With the tightening of business credit, companies are struggling to make ends meet amid a backdrop of uncertainty. Companies are taking longer to pay invoices and the effects are reverberating throughout the global economy. Banks raise interest rates and businesses are left to deal with the consequences. However, there are credit alternatives that allow companies to assume a more hands-on approach to financing their business. They include asset-based lending practices and the most common ABL financing vehicles are purchase order financing, and accounts receivables factoring. Both options empower businesses to take charge of their capital requirements and are a much more viable financing option when compared to the exorbitant interest rates on business credit lines and bank loans.
Purchase Order Financing
The principle behind purchase order financing is to provide businesses with the working capital to purchase the raw materials and parts to complete existing customer purchase orders. Companies can use the value of their order as a form of collateral in order to secure the working capital so vital to their business needs. Financing companies will essentially purchase the order itself, provide the company with the necessary funds, and then proceed to collect on the invoice. The benefit is access to immediate funds and the flexibility of better cash flow management. In addition, purchase order financing allows companies to pursue any business opportunity, regardless of its scope.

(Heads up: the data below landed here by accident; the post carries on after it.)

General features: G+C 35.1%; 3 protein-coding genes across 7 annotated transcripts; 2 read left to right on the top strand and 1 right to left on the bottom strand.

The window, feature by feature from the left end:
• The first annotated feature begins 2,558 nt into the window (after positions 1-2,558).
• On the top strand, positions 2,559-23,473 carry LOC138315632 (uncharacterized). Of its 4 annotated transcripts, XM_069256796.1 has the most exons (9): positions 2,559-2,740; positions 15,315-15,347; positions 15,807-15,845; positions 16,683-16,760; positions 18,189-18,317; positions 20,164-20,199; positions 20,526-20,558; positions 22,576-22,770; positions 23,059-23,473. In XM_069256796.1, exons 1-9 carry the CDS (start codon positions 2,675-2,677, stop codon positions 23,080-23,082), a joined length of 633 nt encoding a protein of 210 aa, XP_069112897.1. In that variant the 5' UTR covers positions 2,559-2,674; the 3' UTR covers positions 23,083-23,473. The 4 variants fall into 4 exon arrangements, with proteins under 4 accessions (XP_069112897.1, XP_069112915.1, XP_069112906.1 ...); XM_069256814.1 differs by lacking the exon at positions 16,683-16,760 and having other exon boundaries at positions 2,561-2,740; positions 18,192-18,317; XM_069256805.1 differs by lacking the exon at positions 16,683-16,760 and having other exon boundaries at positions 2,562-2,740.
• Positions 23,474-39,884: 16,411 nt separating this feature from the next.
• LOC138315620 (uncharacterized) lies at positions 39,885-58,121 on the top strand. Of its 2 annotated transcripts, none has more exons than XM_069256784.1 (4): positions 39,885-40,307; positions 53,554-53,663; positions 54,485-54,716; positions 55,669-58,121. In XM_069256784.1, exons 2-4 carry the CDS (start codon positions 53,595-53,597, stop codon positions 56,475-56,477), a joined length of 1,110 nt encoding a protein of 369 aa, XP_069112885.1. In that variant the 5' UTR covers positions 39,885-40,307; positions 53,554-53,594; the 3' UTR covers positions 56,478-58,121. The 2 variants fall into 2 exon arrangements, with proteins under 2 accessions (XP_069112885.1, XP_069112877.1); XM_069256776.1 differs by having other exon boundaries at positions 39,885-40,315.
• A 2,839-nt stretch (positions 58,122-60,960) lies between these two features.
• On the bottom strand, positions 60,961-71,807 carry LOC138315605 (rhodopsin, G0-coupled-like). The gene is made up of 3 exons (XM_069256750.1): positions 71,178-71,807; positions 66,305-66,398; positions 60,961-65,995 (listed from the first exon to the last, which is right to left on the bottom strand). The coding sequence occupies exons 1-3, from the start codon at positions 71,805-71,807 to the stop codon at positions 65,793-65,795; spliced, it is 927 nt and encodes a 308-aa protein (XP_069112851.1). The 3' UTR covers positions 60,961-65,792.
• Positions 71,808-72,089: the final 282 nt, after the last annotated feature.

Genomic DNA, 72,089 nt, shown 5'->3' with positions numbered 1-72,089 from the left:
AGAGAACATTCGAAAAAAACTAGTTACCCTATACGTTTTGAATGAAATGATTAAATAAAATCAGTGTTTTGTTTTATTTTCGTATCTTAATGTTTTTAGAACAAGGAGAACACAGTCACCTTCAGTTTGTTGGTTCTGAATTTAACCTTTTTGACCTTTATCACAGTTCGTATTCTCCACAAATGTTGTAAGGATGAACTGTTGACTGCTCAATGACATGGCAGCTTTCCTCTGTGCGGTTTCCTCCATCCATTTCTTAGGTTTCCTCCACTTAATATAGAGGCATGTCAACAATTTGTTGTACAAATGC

Accounts Receivable Factoring
Receivables factoring includes taking an open customer invoice and using it to secure financing. In this case, the decision to lend money is based on the age of the invoice and the credit worthiness of the customer. There are no credit checks on the company and no review of any financial statements. The onus is on the customer’s ability to pay the invoice. Companies get immediate working capital, while the financing company collects on the invoice. In a sense, receivables factoring can be viewed as outsourcing accounts receivable collection. Once the customer pays the full amount, the company is reimbursed the difference and the financing company charges a small fee.
Today’s businesses must take charge of their finances. Banks and conventional lending methods are tied into the ups and downs of credit markets and the swings in business cycles. To avert a sudden lack of credit, companies must be proactive in securing their own financing needs.